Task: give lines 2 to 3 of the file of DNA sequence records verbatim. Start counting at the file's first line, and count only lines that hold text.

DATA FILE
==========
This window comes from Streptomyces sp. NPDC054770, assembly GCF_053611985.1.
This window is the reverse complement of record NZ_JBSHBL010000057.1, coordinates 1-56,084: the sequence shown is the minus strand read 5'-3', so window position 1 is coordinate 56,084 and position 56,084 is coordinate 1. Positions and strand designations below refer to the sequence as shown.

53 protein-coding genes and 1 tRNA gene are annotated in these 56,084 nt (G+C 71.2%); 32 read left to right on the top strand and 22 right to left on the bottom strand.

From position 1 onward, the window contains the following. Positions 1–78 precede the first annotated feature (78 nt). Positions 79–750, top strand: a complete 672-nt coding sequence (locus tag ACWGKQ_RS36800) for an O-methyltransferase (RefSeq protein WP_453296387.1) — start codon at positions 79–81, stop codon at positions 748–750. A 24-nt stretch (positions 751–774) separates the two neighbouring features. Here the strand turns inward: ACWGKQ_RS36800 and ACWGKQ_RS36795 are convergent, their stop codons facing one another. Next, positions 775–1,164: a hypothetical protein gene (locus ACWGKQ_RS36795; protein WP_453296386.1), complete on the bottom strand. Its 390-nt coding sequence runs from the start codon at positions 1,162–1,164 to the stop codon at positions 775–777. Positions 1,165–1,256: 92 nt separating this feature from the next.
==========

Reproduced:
This window is the reverse complement of record NZ_JBSHBL010000057.1, coordinates 1-56,084: the sequence shown is the minus strand read 5'-3', so window position 1 is coordinate 56,084 and position 56,084 is coordinate 1. Positions and strand designations below refer to the sequence as shown.

53 protein-coding genes and 1 tRNA gene are annotated in these 56,084 nt (G+C 71.2%); 32 read left to right on the top strand and 22 right to left on the bottom strand.